Jan 20, 2012

Health and Synthetic Biology – III

Health and Synthetic Biology – III
Translation by A. Martínez

  • Health and Synthetic Biology I - Tackling infections - Bacteriophages and Quorum sensing vs cholera
  • Health and Synthetic Biology II - Vaccines  and drugs - Vaccines
  • Health and Synthetic Biology III - Vaccines and drugs - Discovering new drugs
  • Health and Synthetic Biology IV -  Vaccines and drugs - Expanding the genetic code
  • Health and Synthetic Biology V - Vaccines and drugs -Metabolic engineering
  • Health and Synthetic Biology VI - Health and iGEM - Bacteria, parasites and yeasts I 
  • Health and Synthetic Biology VII - Health and iGEM - Bacteria, parasites and yeasts II
  • Health and Synthetic Biology VIII - Health and iGEM - Bacteria, parasites and yeasts III
  • Health and Synthetic Biology IX - Health and iGEM - Bacteria, parasites and yeasts IV and Gene therapy, non-infectious diseases and mammalian cells  chassis 

  • Vaccines and drugs
    Discovering new drugs

    The reconfiguration of genetic circuits enables an organism to respond to new types of physical or chemical stimuli, expressing reporter genes –such as fluorescent proteins or antibiotic resistance factors-. This turns out to be of special interest to the discovery of new interactions between potential drugs and the substances within the cell.

    FromWebber, et al., (2009)
    One exampleis the work of Webber and collaborators, who managed to identify a molecule that sensitizes Mycobacterium tuberculosis to an antibiotic. The researchers used a synthetic system in mammalian cells that were able to detect the interaction between the operator OethR –an operator is the part of a promoter to which transcription factors are binded- and the protein EthR, both elements from M. tuberculosis.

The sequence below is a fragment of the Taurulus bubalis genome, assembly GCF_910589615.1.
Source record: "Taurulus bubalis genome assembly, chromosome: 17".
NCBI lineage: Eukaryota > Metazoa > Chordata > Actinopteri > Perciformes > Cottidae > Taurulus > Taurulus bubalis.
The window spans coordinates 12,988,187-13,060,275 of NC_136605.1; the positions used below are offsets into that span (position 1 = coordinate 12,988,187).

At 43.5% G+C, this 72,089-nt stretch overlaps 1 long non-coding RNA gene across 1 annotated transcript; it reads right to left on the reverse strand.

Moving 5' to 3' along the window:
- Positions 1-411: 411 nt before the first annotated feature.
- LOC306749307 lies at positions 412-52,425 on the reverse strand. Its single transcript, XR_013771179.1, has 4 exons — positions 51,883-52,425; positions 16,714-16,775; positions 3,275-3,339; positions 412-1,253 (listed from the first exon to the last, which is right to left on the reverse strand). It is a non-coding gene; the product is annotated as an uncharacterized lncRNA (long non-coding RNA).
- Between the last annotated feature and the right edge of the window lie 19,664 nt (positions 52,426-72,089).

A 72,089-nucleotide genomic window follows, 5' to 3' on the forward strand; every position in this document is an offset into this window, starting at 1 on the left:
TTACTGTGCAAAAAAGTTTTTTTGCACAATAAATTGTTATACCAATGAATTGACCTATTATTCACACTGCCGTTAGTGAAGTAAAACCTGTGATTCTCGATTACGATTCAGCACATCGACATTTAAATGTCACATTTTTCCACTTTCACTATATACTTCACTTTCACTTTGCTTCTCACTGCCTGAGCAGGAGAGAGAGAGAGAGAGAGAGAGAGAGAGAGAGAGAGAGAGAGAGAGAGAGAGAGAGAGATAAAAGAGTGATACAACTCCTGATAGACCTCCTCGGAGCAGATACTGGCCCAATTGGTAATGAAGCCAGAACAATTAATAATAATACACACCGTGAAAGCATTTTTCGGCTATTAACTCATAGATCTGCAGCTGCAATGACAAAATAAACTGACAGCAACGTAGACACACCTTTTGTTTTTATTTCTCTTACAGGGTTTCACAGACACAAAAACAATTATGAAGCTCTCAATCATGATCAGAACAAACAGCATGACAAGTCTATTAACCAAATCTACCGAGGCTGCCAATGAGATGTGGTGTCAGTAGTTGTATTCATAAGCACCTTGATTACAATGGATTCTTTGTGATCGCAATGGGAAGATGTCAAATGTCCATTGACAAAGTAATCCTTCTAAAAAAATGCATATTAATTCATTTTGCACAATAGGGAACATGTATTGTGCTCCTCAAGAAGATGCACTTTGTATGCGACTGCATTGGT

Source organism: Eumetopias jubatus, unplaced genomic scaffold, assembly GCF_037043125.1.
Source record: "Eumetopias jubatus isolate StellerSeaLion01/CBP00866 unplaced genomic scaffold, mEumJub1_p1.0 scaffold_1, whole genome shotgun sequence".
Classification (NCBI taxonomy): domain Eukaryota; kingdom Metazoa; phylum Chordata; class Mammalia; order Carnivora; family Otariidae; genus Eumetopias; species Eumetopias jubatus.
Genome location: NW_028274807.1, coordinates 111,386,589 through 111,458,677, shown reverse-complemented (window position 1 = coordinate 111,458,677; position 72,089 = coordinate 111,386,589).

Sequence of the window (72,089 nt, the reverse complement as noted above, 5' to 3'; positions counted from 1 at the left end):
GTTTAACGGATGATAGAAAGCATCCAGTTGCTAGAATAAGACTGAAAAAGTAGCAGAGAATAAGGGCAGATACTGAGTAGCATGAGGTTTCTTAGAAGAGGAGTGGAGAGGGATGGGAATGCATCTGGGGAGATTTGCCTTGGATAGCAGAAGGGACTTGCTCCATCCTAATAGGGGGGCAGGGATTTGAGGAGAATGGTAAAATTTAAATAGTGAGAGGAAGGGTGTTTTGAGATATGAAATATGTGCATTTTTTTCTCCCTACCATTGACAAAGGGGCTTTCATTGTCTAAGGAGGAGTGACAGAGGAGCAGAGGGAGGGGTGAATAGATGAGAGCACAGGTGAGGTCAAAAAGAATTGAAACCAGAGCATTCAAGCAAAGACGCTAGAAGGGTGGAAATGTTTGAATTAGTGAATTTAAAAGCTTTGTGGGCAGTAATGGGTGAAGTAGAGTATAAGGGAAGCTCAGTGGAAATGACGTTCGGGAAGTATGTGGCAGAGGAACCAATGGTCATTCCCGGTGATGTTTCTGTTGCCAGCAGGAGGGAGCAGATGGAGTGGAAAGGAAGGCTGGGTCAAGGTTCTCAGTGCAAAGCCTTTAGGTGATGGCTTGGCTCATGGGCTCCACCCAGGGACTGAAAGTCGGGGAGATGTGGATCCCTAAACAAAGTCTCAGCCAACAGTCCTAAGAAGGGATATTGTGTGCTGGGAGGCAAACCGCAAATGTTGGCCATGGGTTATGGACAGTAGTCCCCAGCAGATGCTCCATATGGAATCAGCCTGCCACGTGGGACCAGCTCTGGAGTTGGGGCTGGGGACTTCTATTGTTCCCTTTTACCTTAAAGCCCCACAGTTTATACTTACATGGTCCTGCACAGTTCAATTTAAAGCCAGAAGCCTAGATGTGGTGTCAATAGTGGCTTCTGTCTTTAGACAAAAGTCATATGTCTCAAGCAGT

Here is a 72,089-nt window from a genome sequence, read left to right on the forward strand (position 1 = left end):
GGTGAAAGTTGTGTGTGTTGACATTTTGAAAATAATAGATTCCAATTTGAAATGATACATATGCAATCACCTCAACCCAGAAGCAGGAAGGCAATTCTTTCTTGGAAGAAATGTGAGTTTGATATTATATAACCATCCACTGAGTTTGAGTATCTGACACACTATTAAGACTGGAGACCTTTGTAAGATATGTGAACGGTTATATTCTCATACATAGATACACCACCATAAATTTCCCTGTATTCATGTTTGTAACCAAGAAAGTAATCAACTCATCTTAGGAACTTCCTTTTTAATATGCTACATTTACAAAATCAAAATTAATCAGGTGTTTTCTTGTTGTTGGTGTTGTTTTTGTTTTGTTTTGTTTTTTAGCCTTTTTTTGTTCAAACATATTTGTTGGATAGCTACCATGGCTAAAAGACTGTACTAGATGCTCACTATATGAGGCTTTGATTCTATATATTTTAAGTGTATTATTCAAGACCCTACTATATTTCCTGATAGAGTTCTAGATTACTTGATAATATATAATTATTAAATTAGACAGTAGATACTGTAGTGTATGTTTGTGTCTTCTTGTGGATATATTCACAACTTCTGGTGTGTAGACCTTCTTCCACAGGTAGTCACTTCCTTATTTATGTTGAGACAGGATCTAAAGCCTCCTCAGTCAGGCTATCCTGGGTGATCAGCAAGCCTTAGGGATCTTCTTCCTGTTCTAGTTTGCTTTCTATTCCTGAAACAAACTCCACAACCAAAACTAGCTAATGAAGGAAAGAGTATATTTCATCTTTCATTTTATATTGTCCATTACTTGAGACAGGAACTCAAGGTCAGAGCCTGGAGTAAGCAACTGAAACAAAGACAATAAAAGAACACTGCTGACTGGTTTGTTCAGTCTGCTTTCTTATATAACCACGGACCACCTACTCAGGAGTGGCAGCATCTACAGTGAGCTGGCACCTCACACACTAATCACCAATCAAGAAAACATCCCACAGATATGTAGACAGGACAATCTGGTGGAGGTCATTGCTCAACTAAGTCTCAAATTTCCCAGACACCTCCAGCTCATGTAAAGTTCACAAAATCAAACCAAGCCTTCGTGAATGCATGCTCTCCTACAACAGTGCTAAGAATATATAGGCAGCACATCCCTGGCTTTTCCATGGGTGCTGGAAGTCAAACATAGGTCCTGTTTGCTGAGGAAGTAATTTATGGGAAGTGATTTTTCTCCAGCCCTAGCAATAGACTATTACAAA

Naturally, M. tuberculosis protein EthR binds to the operator OethR and represses the transcription of another protein, EthA, which activates the prodrug ethionamide; therefore, the repressive effect of EthR is involved with the resistance of M. tuberculosis to this kind of drug, which is generally used as a last line treatment.

    The synthetic circuit generated by the researchers consists on a domain from the protein EthR and a domain from Herpes simplex's VP16 protein. When the operator OethR was placed inside a synthetic promoter responsible for regulating a reporter gene’s transcription –which, in this case, was the human fetal alkaline phosphatase, or SEAP- it was observed that the chimeric factor EthR-VP16 induced the expression of the reporter SEAP.

    The researchers came to hypothesize that a molecule capable of binding to EthR could also break the interaction with the operator OethR and would decrease the expression of SEAP.

    When the researchers exposed the HEK-293 cells, containing the synthetic circuit, to a library of chemical compounds, they detected that the presence of a 2-phenyl-ethyl-butyratemolecule –a strawberry flavor food additive- was related to the decreased expression of SEAP.

    After excluding cytotoxicity as a cause of the decrease in SEAP, and after the circuit had been validated in a prokaryotic model, Webber and collaborators proved that 2-phenyl-ethyl-butyrate increases the vulnerability of the M. tuberculosis cells against the exposure to ethionamide. In principle, this approach may be also applied to sensitize other microorganisms to antibiotics.